By ~ Bill Levesque
The sound of beeping during a typical University of Florida lecture might draw a few quizzical glances, some people perhaps wondering why anyone would still be using an outdated pager.
When the beeping interrupts a certain directed research class, however, seven heads look down in unison. All seven have Type 1 diabetes and they know it is the sound of an insulin pump. But whose?
Sometimes a class is just a class. This one is a class and a community.
As part of an effort to make UF a destination and inviting home for students with Type 1 diabetes, the UF Diabetes Institute offers a two-credit course each spring semester providing students with an introduction to groundbreaking research underway at the institute. It exposes students to professional pathways in diabetes research that might influence their career trajectories, class organizers say. Sometimes, students attend because they just want to know a little bit more about diabetes.
In the end, it’s a course led by the leading minds in diabetes science and treatment for those people the class instructor calls the real experts: students living with the disease.
“Think about how reassuring it is to be in a room where they don’t have to explain diabetes to anyone, where everyone understands why you’re checking your blood sugar or what an insulin pump is,” said Ashby Walker, Ph.D., a member of the UF Diabetes Institute and an assistant professor who leads the class. “There is no greater support system as an undergraduate than having a robust group of peers around you who know exactly what it’s like to live with Type 1 diabetes.”
A science background is not a prerequisite, nor, for that matter, is a Type 1 diabetes diagnosis. But the course is geared for students who have a “personal connection” to Type 1 diabetes, an autoimmune disease in which the pancreas stops producing insulin. The disease affects up to 1 in 300 children or young adults, and it can occur at any age, though it is most often diagnosed in those under age 20.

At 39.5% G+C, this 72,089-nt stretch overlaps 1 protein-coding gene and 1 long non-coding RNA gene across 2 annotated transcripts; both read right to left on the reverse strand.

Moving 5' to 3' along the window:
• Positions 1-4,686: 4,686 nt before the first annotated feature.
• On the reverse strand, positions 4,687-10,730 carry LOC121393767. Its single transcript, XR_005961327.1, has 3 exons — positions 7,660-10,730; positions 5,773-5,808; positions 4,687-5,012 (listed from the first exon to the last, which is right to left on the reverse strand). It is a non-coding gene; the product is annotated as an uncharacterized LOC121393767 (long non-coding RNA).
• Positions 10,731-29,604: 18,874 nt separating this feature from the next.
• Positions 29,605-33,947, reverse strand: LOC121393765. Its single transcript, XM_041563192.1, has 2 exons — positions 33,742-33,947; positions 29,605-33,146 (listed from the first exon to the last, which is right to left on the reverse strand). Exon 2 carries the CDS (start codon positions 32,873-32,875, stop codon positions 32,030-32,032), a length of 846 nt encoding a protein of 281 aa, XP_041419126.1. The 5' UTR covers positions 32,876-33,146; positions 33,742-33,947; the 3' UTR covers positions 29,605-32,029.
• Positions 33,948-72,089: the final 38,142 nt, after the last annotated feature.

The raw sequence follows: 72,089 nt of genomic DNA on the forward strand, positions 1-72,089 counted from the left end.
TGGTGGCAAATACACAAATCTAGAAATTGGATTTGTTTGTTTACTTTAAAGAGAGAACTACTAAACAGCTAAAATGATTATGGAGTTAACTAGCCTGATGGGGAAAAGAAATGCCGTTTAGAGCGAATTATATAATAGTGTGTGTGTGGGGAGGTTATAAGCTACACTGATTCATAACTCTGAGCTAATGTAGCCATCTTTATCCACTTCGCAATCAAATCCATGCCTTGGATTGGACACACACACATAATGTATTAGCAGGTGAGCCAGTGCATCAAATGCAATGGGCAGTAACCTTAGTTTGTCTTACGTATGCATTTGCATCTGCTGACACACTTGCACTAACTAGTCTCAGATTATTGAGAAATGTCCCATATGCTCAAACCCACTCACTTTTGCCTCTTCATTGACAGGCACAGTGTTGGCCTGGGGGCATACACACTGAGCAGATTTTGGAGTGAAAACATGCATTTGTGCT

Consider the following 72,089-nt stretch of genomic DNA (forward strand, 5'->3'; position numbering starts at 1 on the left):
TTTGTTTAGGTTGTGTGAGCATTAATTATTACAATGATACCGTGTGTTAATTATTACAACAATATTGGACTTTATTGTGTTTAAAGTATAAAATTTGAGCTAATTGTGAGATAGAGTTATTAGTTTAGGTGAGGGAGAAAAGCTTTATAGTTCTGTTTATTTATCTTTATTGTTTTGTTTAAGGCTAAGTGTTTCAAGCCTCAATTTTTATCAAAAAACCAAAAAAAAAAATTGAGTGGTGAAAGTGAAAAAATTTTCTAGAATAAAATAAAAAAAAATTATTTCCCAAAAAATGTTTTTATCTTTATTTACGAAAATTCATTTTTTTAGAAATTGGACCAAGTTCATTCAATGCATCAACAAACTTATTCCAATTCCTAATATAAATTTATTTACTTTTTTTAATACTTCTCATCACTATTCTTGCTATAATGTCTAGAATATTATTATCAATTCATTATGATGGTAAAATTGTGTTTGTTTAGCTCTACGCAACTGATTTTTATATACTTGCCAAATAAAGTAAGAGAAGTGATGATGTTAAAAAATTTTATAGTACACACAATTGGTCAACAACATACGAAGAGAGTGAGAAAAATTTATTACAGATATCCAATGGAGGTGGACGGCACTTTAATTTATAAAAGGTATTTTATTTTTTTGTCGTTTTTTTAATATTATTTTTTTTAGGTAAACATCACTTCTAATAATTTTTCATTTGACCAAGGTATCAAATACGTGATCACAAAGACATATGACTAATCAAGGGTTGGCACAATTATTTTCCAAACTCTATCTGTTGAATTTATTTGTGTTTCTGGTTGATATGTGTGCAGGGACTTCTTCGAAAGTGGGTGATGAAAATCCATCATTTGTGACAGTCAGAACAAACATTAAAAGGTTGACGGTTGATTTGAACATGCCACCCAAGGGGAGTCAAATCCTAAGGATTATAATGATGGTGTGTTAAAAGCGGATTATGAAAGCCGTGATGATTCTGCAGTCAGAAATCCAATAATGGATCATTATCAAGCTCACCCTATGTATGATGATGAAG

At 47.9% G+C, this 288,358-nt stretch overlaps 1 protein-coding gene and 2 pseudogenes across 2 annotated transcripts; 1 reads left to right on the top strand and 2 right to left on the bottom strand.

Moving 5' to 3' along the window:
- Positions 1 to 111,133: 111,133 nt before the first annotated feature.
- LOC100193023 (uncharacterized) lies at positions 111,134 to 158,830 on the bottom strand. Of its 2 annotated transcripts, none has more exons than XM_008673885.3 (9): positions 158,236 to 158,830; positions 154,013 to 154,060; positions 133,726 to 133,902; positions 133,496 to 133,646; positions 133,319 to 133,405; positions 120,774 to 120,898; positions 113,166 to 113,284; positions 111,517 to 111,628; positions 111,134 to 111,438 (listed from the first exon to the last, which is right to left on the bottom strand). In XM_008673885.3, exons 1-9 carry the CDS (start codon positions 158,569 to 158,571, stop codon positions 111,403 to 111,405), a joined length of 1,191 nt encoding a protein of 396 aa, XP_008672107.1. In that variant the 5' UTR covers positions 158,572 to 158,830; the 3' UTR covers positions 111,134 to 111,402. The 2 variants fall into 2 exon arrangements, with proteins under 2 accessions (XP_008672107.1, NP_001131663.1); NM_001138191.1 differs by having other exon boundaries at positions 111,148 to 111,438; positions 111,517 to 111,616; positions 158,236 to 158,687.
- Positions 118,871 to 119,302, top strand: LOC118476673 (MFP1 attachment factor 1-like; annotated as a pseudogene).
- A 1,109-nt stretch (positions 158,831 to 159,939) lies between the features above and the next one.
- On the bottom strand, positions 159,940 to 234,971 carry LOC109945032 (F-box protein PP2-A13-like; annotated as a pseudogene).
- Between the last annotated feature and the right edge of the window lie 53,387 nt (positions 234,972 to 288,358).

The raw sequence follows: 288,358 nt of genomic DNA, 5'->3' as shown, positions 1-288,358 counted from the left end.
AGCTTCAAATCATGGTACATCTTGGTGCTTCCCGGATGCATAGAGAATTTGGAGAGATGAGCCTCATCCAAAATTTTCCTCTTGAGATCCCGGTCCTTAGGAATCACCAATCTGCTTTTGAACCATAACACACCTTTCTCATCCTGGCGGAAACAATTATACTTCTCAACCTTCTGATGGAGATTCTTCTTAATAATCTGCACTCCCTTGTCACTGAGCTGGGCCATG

Seven of eight students in the fall class have Type 1 diabetes. The one who doesn’t has a family member with the disease.
“When I was diagnosed, I thought I was the only one who had to deal with Type 1,” said Travis Swanson, a finance major who took the course in 2018 as a senior. “After meeting everybody in the class, it really opened my eyes. I’m not the only one. These people are dealing with it. So I can deal with it, too. I no longer feel like I am alone and on my own.”
The class, he said, provides a “safe place” for students.
Meeting weekly at the Biomedical Sciences Building, students hear from speakers who run the gamut of UF’s work on diabetes, from Desmond Schatz, M.D., a past president of the American Diabetes Association and medical director of the UF Diabetes Institute, to Allison O’Kell, D.V.M., an assistant professor in the UF College of Veterinary Medicine who has done research on diabetes in dogs.
Though most students have lived with diabetes their entire lives, the course is nonetheless often their first deep dive into the science of a disease that stubbornly resists a cure.